5.7/10
249
11 user 9 critic

The Savage Seven (1968)

Approved | | Action, Crime, Drama | May 1968 (USA)
Mad bikers storm through an Indian reservation just to have a good ol' time.

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Cast

Cast overview, first billed only:
...
Johnnie
...
Marcia
...
Stud
...
Joint
...
Kisum
Max Julien ...
Grey Wolf
Richard Anders ...
Bull
...
Eddie
Charles Bail ...
Taggert (as Chuck Bail)
Mel Berger ...
Fillmore
...
Seely
John 'Bud' Cardos ...
Running Buck (as John Cardos)
Susannah Darrow ...
Nancy
Beach Dickerson ...
Bruno
Eddy Donno ...
Fat Jack
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Storyline

Biker gang leader Kisum (Adam Roarke) loves waitress Marcia Little Hawk (Joanna Frank). Her brother Johnnie Little Hawk (Robert Walker, Jr.), the leader of a group of American Indians disapproves. At various times these two groups are adversaries and allies. The two groups join forces but crooked businessmen scheme to have them at each other's throats again. The theme song "Anyone for Tennis" is by Cream. The Iron Butterfly are heard playing their classic "Iron Butterfly Theme." Producer Dick Clark and director Richard Rush made "Psych-Out" earlier in the year. Written by alfiehitchie

Plot Summary | Add Synopsis

Taglines:

Violent in anger. Savage in love . . . . Defiant in play!! [Australian daybill poster] See more »


Certificate:

Approved | See all certifications »
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Details

Country:

Language:

Release Date:

May 1968 (USA)  »

Also Known As:

7 vilde engle  »

Filming Locations:


Company Credits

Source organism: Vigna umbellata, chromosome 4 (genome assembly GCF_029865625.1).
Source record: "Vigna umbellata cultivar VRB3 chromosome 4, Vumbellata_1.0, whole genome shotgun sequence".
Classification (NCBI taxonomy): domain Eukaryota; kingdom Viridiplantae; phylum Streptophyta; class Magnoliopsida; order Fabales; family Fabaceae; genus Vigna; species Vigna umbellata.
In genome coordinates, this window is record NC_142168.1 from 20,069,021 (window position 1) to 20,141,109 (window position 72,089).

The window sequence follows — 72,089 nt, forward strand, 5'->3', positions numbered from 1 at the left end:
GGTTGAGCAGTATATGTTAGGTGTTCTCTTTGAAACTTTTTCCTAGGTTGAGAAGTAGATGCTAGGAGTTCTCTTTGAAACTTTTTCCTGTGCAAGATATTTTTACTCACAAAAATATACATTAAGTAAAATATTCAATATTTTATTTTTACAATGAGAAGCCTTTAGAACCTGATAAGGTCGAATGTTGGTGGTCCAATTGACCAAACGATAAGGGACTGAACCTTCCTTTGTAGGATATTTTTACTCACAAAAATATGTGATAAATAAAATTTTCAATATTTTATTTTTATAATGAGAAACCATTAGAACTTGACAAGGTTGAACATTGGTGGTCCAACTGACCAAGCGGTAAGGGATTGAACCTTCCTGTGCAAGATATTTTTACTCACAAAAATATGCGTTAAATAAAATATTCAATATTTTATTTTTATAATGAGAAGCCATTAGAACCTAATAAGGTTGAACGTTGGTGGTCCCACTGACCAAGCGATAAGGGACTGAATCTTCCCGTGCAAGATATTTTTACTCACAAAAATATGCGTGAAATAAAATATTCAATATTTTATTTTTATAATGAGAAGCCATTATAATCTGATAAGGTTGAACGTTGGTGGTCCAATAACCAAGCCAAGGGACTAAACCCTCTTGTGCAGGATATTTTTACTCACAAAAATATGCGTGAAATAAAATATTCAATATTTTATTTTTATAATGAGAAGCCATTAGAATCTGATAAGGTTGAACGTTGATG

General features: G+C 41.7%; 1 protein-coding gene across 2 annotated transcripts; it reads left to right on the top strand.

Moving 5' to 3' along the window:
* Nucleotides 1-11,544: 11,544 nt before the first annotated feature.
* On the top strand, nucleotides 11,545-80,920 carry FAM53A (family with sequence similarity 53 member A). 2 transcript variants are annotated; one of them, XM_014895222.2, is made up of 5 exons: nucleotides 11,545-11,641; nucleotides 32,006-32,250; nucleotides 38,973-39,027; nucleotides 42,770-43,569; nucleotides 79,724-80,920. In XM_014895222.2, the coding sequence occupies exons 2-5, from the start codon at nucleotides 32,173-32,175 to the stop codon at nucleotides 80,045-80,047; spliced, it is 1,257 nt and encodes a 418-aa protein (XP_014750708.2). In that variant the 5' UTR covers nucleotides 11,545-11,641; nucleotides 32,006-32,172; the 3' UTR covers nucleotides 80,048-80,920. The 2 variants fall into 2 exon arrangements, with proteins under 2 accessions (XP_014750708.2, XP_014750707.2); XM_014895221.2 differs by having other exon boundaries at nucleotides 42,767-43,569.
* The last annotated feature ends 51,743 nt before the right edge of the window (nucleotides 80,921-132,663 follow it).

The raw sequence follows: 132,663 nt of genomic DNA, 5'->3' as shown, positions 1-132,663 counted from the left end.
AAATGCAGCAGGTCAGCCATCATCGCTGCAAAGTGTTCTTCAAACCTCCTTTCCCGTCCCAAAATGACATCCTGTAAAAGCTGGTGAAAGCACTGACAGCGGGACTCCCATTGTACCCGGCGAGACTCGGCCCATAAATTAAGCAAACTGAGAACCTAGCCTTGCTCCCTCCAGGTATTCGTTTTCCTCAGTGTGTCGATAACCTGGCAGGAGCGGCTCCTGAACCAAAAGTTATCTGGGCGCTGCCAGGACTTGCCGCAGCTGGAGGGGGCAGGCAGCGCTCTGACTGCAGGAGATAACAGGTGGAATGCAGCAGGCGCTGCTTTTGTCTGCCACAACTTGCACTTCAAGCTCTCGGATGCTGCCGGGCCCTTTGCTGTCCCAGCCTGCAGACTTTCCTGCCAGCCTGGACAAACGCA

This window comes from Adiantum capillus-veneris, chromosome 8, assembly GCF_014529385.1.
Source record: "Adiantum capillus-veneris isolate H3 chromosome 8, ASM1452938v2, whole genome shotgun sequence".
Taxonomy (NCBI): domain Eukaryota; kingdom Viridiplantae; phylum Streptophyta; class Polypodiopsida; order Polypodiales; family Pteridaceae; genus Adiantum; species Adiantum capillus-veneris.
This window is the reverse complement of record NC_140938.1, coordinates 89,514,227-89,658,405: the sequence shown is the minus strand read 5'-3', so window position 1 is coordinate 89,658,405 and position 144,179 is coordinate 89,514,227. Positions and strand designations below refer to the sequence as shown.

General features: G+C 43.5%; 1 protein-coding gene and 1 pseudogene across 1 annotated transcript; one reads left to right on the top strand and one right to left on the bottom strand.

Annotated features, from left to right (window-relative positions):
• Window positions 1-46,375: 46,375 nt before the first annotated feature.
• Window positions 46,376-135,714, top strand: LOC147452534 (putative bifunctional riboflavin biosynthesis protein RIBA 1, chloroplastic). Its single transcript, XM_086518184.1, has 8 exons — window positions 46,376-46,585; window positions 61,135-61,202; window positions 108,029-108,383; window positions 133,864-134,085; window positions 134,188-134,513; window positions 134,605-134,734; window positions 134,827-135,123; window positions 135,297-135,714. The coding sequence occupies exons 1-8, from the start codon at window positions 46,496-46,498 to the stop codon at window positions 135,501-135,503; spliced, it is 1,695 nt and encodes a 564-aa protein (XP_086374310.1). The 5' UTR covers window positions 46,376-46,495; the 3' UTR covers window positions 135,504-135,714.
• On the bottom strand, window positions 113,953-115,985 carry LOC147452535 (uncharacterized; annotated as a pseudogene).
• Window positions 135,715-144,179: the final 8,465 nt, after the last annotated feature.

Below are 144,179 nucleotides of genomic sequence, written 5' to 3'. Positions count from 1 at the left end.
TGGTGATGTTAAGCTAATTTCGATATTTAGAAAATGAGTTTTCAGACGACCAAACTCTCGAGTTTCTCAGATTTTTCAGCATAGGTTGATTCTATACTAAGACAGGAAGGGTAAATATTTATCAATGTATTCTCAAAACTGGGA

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Technical Specs

Runtime:

Sound Mix:

Color:

(Perfect)

Aspect Ratio:

1.85 : 1
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Did You Know?

Trivia

Penny Marshall's film debut. See more »

Connections

Referenced in Hell Ride (2008) See more »

Soundtracks

Anyone For Tennis? (Theme from The Savage Seven)
Music by Eric Clapton, Lyrics by Martin Sharp
Performed Cream
See more »

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User Reviews

 
Better Than You'd Think
11 January 2001 | by (Pittsburgh, PA) – See all my reviews

About the uneasy alliance between a gang of bikers and dirt poor Native Americans with the establishment, naturally, as their common foe. Directed by Richard Rush, who would go on to make the brilliant "The Stunt Man", the film delivers on all the action and stunts you'd expect from this genre while also injecting some obvious but effective social commentary. (The powers-that-be pit the bikers and Indians against each other to dissolve their strength and perpetuate their fringe status.)

The lead biker, Adam Roarke, is commanding and charismatic - he's not the meathead you'd expect from this sort of film. In fact, there is a gravity and depth to his performance that catches you off guard at first. He's a bewildering but fascinating mix of aggression and sensitivity, someone grappling with the scrambled values of the era. I liked Robert Walker Jr. too as the hot-headed, blue-eyed Indian. Often too boyish and elf-like, he's edgier and more natural here.

The movie has style to burn and stands up as an unusually well-mounted (and richly photographed) biker flick, with some brains behind the chains. Rush doesn't seem inhibited by the common-ness of the material - he builds the characters and moves his camera (it glides and whirls like a gymnast) in typically startling fashion. The whole exercise seems to center around Roarke's memorable line "If I'm going to be a bear, it might as well be a Grizzly."


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